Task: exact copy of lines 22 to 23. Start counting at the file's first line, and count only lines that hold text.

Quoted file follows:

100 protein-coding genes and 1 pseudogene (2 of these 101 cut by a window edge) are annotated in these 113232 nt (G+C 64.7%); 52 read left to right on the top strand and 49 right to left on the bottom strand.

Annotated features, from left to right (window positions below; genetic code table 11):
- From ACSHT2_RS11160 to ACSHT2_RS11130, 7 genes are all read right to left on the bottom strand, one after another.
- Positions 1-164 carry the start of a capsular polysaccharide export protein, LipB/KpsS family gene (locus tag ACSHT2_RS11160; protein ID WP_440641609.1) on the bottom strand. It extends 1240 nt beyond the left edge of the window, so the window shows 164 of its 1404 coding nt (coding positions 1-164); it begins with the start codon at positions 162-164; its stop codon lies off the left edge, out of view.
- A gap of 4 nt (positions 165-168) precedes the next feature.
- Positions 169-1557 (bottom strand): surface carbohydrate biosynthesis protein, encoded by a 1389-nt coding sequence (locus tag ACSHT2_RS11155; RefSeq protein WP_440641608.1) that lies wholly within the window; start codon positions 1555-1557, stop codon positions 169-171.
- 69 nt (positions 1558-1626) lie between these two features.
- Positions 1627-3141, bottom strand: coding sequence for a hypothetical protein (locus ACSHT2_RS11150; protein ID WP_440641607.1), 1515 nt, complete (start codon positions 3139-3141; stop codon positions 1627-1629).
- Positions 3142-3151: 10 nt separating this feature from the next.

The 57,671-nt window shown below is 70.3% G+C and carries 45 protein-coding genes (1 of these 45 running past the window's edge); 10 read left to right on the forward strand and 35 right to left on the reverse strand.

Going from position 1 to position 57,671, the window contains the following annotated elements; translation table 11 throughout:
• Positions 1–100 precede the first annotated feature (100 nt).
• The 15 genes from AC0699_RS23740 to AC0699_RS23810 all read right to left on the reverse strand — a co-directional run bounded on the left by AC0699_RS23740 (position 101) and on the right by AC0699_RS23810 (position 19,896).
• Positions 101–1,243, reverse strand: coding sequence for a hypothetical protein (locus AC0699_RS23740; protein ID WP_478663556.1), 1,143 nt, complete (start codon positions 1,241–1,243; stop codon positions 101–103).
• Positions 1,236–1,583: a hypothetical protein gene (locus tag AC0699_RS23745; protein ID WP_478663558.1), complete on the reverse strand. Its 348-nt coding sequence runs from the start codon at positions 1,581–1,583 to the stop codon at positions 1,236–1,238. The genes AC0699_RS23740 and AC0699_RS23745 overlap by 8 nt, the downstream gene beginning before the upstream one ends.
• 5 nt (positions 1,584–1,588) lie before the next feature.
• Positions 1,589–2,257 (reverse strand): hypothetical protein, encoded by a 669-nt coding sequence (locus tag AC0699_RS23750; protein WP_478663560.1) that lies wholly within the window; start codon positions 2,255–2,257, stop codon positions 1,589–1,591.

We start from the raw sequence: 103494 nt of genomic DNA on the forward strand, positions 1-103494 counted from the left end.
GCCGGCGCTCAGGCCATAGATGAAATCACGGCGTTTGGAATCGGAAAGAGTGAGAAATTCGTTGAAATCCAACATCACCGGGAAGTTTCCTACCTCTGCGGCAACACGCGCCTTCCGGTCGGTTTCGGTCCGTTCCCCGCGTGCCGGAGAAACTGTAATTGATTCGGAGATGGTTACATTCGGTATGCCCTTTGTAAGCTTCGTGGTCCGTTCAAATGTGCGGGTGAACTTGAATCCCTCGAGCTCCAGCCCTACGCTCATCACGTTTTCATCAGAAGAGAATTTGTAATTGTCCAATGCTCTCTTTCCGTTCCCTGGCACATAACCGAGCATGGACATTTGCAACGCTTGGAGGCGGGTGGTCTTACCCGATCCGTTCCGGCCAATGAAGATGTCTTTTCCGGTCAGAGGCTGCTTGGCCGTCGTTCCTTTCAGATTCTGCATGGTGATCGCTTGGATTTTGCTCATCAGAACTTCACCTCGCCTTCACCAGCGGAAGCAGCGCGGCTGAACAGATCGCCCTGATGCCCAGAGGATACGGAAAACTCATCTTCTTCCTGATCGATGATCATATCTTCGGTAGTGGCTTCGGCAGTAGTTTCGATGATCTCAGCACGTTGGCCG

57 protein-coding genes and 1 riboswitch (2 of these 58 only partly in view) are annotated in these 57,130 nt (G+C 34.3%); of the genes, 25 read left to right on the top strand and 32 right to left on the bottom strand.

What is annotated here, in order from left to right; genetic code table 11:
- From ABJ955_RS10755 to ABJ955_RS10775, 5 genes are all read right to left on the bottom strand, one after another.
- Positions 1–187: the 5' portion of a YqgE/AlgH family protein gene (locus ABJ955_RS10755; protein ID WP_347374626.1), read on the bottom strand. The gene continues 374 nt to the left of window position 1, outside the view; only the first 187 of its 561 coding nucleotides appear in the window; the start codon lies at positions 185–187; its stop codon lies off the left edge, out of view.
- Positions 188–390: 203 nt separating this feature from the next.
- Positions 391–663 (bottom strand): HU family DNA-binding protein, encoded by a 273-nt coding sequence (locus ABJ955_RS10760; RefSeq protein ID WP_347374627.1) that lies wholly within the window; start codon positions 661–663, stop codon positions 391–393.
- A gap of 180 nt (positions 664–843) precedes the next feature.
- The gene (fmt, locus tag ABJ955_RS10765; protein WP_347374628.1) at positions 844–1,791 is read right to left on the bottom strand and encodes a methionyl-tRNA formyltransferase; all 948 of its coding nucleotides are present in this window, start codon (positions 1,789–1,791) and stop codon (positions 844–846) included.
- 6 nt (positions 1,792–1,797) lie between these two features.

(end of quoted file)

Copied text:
- From ABJ955_RS10755 to ABJ955_RS10775, 5 genes are all read right to left on the bottom strand, one after another.
- Positions 1–187: the 5' portion of a YqgE/AlgH family protein gene (locus ABJ955_RS10755; protein ID WP_347374626.1), read on the bottom strand. The gene continues 374 nt to the left of window position 1, outside the view; only the first 187 of its 561 coding nucleotides appear in the window; the start codon lies at positions 185–187; its stop codon lies off the left edge, out of view.